Fast Track to Coverage: Facilitating Enrollment of Eligible People into the Medicaid Expansion
Beginning January 1, 2014, millions of low-income parents and other adults will become newly eligible for coverage in states implementing the Affordable Care Act’s (ACA’s) expansion of Medicaid to adults with incomes at or below 138% of the federal poverty level (FPL).1 To help states launch the expansion and efficiently enroll eligible individuals, CMS has offered states a series of facilitated enrollment options. These options include strategies, referred to as “fast track enrollment” in this issue brief, that allow states to enroll eligible individuals into coverage using data already available from their Supplemental Nutrition Assistance programs (SNAP) and/or their Medicaid or Children’s Health Insurance Program (CHIP) programs for children. These strategies complement the array of other pathways currently in place to connect Medicaid-eligible individuals to coverage, which include applying directly through state Medicaid agencies or through the new Marketplaces established by the ACA. To date, these fast track enrollment strategies have been implemented in four states: Arkansas,2 Illinois, Oregon, and West Virginia. New Jersey also recently secured approval to implement fast track enrollment and is scheduled to begin implementation in November.
This issue brief provides an overview of the new “fast track” enrollment options, including how they have been implemented, their impacts, and key lessons learned. It is based on a series of interviews with state officials in Arkansas, Illinois, Oregon, and West Virginia conducted by Manatt Health Solutions and the Kaiser Commission on Medicaid and the Uninsured. In sum it finds that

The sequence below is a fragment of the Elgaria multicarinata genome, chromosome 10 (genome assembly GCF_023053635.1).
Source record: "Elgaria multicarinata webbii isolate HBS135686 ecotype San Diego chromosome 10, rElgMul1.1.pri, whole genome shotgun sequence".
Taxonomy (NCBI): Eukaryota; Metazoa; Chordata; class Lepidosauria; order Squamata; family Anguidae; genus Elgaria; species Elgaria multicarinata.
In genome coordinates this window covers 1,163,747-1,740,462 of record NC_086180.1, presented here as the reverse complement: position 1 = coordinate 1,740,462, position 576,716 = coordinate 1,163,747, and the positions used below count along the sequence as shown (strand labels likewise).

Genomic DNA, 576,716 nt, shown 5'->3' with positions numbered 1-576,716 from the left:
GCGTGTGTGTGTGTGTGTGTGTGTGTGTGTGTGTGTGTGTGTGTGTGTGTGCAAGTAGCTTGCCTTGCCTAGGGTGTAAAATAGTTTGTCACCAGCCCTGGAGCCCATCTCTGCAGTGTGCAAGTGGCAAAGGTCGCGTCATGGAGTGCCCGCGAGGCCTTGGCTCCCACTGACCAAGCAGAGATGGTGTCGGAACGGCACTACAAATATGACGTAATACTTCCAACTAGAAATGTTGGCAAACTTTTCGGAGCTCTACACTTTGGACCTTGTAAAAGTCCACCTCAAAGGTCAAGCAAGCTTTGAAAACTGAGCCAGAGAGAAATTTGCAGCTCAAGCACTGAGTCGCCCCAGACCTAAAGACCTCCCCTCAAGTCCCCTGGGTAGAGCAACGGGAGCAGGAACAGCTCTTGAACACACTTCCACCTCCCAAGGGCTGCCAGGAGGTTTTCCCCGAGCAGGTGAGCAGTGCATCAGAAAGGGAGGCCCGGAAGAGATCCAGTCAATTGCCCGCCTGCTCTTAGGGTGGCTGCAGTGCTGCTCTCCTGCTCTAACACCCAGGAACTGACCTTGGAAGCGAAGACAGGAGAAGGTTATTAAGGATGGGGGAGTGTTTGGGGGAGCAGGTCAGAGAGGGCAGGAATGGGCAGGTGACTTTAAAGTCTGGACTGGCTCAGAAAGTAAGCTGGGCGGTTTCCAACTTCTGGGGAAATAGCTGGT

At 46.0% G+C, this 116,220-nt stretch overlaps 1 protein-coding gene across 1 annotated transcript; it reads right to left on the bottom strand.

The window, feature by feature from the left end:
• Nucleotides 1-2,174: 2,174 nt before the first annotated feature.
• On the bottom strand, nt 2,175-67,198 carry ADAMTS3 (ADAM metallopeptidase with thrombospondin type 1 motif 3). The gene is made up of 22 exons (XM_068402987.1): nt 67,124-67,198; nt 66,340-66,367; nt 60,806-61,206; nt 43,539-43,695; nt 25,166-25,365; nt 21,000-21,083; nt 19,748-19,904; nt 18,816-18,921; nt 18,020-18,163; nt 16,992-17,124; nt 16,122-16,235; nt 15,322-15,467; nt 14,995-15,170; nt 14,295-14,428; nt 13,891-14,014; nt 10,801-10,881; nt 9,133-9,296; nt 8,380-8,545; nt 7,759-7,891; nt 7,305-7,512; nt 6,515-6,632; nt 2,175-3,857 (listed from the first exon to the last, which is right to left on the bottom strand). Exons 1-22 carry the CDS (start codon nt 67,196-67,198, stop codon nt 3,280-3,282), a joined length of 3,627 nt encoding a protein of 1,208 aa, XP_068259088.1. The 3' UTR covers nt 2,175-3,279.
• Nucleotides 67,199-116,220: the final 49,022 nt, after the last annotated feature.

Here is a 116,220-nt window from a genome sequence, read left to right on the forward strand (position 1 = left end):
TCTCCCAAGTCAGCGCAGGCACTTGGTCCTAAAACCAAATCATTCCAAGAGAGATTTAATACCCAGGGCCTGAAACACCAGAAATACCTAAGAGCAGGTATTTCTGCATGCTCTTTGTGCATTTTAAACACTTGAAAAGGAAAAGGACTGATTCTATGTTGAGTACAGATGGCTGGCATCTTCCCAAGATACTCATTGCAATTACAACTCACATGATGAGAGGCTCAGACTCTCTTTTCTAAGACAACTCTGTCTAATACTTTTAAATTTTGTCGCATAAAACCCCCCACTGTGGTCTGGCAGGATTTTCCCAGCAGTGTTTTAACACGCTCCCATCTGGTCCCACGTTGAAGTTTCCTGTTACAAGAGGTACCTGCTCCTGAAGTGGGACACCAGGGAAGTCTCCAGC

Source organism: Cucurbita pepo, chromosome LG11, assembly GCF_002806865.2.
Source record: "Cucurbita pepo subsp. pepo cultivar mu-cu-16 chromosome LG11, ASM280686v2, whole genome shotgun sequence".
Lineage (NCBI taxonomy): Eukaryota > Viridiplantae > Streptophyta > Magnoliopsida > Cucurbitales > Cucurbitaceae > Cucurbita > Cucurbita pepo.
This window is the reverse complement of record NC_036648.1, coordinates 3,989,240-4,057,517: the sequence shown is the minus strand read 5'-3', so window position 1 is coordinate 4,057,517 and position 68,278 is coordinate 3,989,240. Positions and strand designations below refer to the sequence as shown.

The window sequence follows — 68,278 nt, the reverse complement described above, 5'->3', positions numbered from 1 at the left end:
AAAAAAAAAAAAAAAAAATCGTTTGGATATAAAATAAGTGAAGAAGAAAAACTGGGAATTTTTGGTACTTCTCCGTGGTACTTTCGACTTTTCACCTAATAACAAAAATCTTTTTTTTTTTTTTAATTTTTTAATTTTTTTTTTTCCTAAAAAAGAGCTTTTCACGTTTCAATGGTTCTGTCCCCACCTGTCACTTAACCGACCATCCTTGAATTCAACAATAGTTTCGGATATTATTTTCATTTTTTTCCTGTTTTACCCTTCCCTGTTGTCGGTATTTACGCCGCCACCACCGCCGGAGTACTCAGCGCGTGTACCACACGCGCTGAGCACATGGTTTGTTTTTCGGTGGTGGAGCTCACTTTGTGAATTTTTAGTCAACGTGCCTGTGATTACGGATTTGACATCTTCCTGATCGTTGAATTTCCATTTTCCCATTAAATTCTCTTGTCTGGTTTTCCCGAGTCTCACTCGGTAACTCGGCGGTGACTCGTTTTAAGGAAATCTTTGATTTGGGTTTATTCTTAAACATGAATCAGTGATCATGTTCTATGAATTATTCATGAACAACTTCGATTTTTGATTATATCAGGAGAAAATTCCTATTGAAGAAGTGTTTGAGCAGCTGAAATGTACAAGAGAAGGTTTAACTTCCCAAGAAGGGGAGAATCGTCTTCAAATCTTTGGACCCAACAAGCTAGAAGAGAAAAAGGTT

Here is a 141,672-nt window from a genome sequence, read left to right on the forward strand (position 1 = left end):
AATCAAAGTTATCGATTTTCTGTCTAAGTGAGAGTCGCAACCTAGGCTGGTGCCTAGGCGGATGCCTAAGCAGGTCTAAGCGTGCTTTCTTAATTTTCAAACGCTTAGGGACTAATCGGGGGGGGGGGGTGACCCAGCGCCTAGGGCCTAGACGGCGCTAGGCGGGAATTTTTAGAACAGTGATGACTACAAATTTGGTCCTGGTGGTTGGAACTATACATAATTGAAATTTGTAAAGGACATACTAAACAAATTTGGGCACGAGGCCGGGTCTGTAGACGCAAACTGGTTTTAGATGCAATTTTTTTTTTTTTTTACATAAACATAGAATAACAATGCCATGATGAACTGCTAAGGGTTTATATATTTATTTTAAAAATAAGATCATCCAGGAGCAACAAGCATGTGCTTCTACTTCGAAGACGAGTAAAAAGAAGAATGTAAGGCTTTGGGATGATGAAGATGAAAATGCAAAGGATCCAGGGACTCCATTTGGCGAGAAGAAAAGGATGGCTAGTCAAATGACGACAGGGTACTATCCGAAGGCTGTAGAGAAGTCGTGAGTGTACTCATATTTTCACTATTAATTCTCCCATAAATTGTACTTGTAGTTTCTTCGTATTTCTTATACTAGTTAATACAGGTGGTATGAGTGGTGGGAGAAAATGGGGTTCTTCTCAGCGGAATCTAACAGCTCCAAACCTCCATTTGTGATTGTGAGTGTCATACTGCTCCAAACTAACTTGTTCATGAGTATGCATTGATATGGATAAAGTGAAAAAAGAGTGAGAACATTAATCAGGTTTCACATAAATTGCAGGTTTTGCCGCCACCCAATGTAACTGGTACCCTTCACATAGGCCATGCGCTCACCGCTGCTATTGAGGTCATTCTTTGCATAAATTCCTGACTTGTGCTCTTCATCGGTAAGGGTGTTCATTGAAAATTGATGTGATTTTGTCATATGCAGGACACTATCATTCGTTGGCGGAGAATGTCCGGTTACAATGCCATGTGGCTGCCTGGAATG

- Arkansas, Illinois, Oregon, and West Virginia together have already enrolled more than 223,000 people in coverage through these “fast track” options;
- Through these enrollment gains all four states reached a significant share of adults who will be eligible for the Medicaid expansion, providing a major one-time boost toward their enrollment goals;
- While implementing the fast track initiatives required upfront investments of time and effort, they paid off by simplifying the application and enrollment process for individuals and staff, as well as by reducing pressures on new eligibility and enrollment systems.
- The fast track initiatives have been positively received by both consumers and state enrollment staff.
also of interest
- Getting into Gear for 2014: Shifting New Medicaid Eligibility and Enrollment Policies into Drive
- Key Lessons from Medicaid and CHIP for Outreach and Enrollment Under the Affordable Care Act
- Getting into Gear for 2014: Insights from Three States Leading the Way in Preparing for Outreach and Enrollment in the Affordable Care Act